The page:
Get it? Get it? Hihihi. If you didn’t, you can listen to the pronunciation of this place on Wikipedia. Before going to the tomb, I bought Linh and myself a cup of sugarcane juice (VND 15,000/cup). They process the sugarcane in front of you before pouring the liquid extraction over a cupful of ice. I have been hooked ever since!
There were a couple of tombs you can visit in Huế since it’s the imperial city and all. I didn’t really plan on visiting each one, so I just asked Linh which were the most memorable ones. He suggested the Tomb of Kai Dinh (link at the bottom of this post) and Tu Duc Tomb (VND 100,000).
It was bigger than Kai Dinh’s tomb, probably because Tu Duc had the longest reign of the Nguyen Dynasty. Since it was finished long before he died, he also resided here aside from his residence in the Citadel (which is for another post). It had its’ own man-made lake, Luu Khiem Lake, for fishing and boating.
This tiny island is called Tinh Khiem. The emperor goes here to hunt for leisure. Edi ikaw na!
The Chi Kiem Temple was dedicated to the minor wives of Tu Duc and his predecessors. He had more than a hundred wives and concubines! Can you imagine sleeping with that much people? I’d fear for my health. And yes, this were the thoughts running through my head while walking along here. Haha!
I did read that some of the emperors take in the daughters of their subordinates to ensure their loyalty. That is actually a very wise move! I’d take great care in ensuring the emperor favors my daughter by doing everything with his interest in mind.
He has this much space (12 hectares), and I’m guessing he wanted to maximize it while he was living that he decided to use it as a summer house as well. Yes, touring without a guide and any background on a place has made me reach for my own conclusions.
This huge place had the foundation of thousands of workers’ forced labor and the people’s taxes, that they had to suppress the laborer’s revolt. As a “solution”, he added “Khiem” to the names of the temples to appear modest. Politicians then and now are so similar, they just adapted their way to the modern times. Countless wives, marrying for connections and building their own palaces out of the people’s hard earned money.
A burst of life in an otherwise desolate courtyard.
Bring a hat and a pair of sunnies for yourself. I may have gained a few wrinkles here from squinting too much.
To the right are the remains of the concubines, or their area (?). I didn’t quite understand the sign. 😦
The emperor docks his boat here in Du Khiem Pavilion, which was right in front of the palace gate. Unfortunately, the palace was under restoration when I went, along with a lot of the buildings in the tomb.
This is the Xung Khiem Pavilion where the emperor hangs out with his concubines, writes poetry, and relaxes. #LivingTheEmperorLife
My second cup of sugarcane juice. I sat in one of the benches while I watched tour groups linger, and kept my ears open for the tour guides spouting off interesting tidbits about the place.
A word of advice: wear the comfiest pair of walking shoes you have if you plan to go here. This place is huge!
If I didn’t know it was a mausoleum, I would have believed it was a majestic park. No wonder the emperor escaped the hustle bustle of the citadel and went here to enjoy the frangipani littered walkways.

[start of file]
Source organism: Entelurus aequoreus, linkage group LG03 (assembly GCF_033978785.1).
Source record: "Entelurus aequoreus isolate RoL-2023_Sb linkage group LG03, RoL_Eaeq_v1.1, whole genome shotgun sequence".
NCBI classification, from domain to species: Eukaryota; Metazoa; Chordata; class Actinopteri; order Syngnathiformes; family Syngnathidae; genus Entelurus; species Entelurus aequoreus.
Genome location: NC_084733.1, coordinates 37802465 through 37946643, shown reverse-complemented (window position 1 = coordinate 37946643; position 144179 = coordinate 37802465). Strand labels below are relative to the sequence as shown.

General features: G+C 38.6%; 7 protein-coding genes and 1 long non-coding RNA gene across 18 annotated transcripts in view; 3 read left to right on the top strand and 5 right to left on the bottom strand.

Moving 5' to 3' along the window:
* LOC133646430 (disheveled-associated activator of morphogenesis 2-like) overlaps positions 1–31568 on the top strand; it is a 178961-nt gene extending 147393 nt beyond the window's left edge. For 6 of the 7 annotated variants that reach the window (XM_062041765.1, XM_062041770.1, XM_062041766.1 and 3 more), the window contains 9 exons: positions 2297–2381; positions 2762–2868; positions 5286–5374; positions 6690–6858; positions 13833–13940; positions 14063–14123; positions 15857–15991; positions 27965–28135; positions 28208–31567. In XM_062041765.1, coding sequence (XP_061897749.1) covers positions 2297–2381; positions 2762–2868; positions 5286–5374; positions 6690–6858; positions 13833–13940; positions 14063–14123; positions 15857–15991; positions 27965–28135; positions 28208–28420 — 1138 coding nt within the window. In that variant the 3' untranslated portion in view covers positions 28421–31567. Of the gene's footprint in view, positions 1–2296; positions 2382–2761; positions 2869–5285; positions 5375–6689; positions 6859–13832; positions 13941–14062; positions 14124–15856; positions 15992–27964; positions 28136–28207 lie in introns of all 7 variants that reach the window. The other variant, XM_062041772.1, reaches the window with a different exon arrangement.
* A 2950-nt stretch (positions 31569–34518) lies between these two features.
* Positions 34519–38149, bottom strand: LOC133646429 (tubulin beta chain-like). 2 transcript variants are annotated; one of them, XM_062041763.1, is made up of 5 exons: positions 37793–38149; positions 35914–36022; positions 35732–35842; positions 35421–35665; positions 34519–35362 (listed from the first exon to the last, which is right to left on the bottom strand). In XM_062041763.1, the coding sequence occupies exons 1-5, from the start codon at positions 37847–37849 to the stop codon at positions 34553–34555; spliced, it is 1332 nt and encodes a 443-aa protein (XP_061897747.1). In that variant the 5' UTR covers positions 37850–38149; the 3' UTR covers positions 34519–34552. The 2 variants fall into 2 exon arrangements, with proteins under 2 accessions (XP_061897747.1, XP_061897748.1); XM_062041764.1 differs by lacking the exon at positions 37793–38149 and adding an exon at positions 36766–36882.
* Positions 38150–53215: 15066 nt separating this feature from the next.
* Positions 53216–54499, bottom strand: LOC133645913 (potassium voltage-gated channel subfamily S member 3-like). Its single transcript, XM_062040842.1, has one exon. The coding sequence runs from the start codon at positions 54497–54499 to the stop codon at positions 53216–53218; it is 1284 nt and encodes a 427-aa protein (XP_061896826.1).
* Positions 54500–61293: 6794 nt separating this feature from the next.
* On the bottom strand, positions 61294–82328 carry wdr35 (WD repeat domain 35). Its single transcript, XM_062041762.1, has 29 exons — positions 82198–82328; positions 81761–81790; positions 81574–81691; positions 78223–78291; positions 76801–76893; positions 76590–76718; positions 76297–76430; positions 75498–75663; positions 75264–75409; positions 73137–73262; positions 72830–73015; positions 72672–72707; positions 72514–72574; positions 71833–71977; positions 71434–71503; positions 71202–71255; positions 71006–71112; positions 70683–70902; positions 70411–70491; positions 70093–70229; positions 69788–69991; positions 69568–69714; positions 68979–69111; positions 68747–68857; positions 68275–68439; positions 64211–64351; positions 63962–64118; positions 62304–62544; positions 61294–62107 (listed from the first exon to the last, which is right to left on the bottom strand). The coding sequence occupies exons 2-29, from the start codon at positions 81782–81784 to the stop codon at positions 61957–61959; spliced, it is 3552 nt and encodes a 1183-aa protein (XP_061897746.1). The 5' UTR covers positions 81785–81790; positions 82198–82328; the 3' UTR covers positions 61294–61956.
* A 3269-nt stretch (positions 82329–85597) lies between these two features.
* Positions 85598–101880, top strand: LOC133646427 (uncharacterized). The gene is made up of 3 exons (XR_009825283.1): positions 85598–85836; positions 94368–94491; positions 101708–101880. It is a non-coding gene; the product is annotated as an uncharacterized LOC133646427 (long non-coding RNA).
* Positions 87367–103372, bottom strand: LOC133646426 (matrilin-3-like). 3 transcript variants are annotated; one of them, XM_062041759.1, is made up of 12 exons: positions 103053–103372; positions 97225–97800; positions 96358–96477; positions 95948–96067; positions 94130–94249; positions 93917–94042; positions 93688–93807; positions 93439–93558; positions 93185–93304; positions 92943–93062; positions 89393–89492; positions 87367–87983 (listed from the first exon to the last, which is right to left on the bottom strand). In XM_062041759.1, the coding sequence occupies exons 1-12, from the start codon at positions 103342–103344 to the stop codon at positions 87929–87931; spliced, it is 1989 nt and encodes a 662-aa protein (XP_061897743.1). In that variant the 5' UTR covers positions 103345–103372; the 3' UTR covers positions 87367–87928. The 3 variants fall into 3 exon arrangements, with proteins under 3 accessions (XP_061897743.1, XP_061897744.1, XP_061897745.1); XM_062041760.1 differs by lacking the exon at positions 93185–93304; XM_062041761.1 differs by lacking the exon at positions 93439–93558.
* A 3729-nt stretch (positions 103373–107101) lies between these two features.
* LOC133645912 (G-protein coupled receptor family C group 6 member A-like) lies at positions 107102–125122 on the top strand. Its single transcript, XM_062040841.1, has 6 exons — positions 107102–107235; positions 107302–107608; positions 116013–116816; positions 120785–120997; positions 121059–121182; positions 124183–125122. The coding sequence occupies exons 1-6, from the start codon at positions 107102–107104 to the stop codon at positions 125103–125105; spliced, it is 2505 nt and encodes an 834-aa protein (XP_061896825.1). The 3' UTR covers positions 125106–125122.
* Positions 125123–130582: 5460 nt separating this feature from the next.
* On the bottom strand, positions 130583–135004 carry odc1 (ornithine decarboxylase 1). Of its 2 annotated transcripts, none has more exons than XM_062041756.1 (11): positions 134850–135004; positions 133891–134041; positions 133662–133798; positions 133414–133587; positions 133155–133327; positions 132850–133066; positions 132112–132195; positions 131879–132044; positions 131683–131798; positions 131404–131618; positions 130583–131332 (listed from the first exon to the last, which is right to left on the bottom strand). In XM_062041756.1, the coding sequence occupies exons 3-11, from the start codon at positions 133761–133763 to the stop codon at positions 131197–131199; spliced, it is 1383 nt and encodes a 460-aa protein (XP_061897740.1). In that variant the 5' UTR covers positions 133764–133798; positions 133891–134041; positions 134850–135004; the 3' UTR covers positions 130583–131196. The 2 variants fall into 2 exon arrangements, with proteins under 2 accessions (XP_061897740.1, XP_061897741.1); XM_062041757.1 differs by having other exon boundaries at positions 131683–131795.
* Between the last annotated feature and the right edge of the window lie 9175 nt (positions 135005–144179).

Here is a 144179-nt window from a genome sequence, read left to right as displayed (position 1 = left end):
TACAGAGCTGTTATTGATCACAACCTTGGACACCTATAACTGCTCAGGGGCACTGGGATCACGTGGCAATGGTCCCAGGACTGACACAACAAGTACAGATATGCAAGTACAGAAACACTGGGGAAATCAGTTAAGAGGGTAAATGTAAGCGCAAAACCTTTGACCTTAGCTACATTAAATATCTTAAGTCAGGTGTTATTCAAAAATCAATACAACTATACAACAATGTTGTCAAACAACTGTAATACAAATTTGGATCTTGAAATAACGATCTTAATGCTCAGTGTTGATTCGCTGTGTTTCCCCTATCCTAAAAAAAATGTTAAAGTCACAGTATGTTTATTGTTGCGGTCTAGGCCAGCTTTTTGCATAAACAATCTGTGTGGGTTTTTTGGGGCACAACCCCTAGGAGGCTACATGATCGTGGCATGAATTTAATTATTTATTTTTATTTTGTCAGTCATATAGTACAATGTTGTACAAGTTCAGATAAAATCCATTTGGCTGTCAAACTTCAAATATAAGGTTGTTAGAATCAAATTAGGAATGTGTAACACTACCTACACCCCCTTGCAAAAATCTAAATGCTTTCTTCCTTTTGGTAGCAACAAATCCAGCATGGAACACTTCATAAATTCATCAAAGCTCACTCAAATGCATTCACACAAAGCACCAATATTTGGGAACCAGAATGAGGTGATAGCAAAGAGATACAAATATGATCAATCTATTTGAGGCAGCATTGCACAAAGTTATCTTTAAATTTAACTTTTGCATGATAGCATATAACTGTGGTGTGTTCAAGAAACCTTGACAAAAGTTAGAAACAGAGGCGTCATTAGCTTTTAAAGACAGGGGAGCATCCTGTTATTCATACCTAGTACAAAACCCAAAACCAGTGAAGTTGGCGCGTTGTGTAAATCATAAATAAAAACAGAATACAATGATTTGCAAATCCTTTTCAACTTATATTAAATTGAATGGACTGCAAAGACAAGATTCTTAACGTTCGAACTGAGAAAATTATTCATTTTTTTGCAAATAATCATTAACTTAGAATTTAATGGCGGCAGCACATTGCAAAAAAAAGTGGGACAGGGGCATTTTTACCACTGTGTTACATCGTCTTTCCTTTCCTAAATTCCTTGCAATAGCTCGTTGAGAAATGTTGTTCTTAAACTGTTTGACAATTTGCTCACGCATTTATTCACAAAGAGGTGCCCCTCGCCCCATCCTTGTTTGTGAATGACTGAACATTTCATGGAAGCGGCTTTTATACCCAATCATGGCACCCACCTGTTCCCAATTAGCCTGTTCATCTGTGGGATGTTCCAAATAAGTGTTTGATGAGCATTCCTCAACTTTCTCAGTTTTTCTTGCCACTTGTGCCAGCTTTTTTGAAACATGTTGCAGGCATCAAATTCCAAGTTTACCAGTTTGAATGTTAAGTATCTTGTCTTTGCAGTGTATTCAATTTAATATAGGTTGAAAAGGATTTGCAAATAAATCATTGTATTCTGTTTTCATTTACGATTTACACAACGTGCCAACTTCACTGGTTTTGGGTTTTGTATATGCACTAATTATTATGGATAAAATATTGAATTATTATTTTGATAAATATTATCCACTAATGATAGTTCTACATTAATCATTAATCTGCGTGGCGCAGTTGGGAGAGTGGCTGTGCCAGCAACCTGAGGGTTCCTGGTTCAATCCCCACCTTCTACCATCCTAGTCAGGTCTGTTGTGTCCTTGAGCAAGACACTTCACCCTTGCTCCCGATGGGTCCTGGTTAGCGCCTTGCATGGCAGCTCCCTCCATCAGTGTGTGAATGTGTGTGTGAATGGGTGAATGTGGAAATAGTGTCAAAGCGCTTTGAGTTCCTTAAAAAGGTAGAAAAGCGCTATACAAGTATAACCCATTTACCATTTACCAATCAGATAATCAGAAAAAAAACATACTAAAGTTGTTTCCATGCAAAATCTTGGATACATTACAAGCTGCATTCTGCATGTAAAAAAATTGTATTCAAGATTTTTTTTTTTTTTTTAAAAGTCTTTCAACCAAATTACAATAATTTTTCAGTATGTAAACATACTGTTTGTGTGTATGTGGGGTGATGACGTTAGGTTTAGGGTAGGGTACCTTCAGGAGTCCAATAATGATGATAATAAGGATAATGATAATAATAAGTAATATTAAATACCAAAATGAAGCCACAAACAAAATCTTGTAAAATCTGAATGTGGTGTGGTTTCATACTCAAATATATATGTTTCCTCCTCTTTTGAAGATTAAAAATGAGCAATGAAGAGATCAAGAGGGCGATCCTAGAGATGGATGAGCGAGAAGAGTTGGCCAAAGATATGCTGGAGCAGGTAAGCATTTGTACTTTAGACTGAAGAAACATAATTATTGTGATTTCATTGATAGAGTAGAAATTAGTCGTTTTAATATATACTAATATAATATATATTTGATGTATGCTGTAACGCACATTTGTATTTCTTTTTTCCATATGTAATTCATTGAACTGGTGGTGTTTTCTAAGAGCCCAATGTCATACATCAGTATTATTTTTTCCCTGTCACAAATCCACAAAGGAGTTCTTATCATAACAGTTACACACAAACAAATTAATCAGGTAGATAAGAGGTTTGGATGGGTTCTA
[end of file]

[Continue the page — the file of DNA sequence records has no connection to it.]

The Tomb of Tu Duc, ironically, only has his stele in his royal mausoleum. Where his body is buried, along with his treasures, is one of Huế’s greatest secrets. Sounds like a great idea for the next Da Vinci Code (Asian edition).
He had to write his own epitaph, which was written on the biggest stele of all of Vietnam, that it took four years to arrive from the quarry. The photo below is of his obelisk, which apparently represents his power.
I’m not even sure why they built the tomb if he wasn’t going to be buried there. In order to keep the secret of his burial site, all the laborers present to bury the king was beheaded when they got back. *chills*
Buu thanh, the precious wall that surrounds the royal crypt.
They keep the emperor’s relics in a huyen cung and a thach than is placed on top of it (according to the sign outside).
The Khiem Tho Tomb is for Empress Le Thien Anh, the emperor’s first wife.
Boi Tomb is for the Emperor’s adopted son (his nephew) since he didn’t produce any sons of his own. However, he only reigned for 8 months and died (he was murdered) at the age of 15. The Chap Khiem Temple is dedicated to him.
So many stairs in this place. T_T
When I finally finished touring the tomb, Linh drove to our next destination but did a stop over at an incense store.
He talked to the woman making incense, and she taught me how to use the different powders (cinnamon, sandalwood, etc.) with water and some kind of glue that holds it together, before putting it onto the stick. Linh took a candid photo of me smiling when I succeeded in making one.
Linh took a lot of photos of the incense store (photos below are his) while the girl tried to get me to buy a pack of incense for VND 80,000. Tourist trap! I didn’t buy anything though because I never use incense at home.
Next up is the last leg of my tour with Hue Riders! I thought I could fit it all in this one but I included so many photos from the Tomb of Tu Duc that it’s gotten too long, and now I’m too sleepy to write some more. My writing process has been quite therapeutic. I have been really stressed out.. and I keep using that as an excuse to procrastinate, so I force myself to make/polish a draft for this blog every day, and while I immerse myself in fun memories, I temporarily forget the now and do not realize that I have sat here for 2 hours already. Nice.